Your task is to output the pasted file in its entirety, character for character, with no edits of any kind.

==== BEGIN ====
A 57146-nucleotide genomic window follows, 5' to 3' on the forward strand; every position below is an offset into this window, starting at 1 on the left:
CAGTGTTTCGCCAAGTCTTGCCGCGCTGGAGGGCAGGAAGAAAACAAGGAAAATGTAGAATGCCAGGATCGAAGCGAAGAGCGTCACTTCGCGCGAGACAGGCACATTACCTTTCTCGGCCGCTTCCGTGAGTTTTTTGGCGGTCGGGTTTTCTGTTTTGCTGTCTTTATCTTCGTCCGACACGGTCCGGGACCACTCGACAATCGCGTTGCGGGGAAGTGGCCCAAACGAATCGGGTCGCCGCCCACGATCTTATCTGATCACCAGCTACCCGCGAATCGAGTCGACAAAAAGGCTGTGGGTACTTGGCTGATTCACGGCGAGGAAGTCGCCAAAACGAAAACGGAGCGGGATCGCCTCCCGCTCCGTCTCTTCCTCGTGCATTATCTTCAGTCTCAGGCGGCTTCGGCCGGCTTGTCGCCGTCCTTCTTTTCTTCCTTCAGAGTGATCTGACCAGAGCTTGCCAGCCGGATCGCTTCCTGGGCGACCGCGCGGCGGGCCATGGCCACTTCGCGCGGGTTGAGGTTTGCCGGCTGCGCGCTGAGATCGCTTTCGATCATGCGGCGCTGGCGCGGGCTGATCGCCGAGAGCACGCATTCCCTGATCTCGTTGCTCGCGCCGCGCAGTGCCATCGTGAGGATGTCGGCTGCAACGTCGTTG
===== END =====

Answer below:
A 57146-nucleotide genomic window follows, 5' to 3' on the forward strand; every position below is an offset into this window, starting at 1 on the left:
CAGTGTTTCGCCAAGTCTTGCCGCGCTGGAGGGCAGGAAGAAAACAAGGAAAATGTAGAATGCCAGGATCGAAGCGAAGAGCGTCACTTCGCGCGAGACAGGCACATTACCTTTCTCGGCCGCTTCCGTGAGTTTTTTGGCGGTCGGGTTTTCTGTTTTGCTGTCTTTATCTTCGTCCGACACGGTCCGGGACCACTCGACAATCGCGTTGCGGGGAAGTGGCCCAAACGAATCGGGTCGCCGCCCACGATCTTATCTGATCACCAGCTACCCGCGAATCGAGTCGACAAAAAGGCTGTGGGTACTTGGCTGATTCACGGCGAGGAAGTCGCCAAAACGAAAACGGAGCGGGATCGCCTCCCGCTCCGTCTCTTCCTCGTGCATTATCTTCAGTCTCAGGCGGCTTCGGCCGGCTTGTCGCCGTCCTTCTTTTCTTCCTTCAGAGTGATCTGACCAGAGCTTGCCAGCCGGATCGCTTCCTGGGCGACCGCGCGGCGGGCCATGGCCACTTCGCGCGGGTTGAGGTTTGCCGGCTGCGCGCTGAGATCGCTTTCGATCATGCGGCGCTGGCGCGGGCTGATCGCCGAGAGCACGCATTCCCTGATCTCGTTGCTCGCGCCGCGCAGTGCCATCGTGAGGATGTCGGCTGCAACGTCGTTG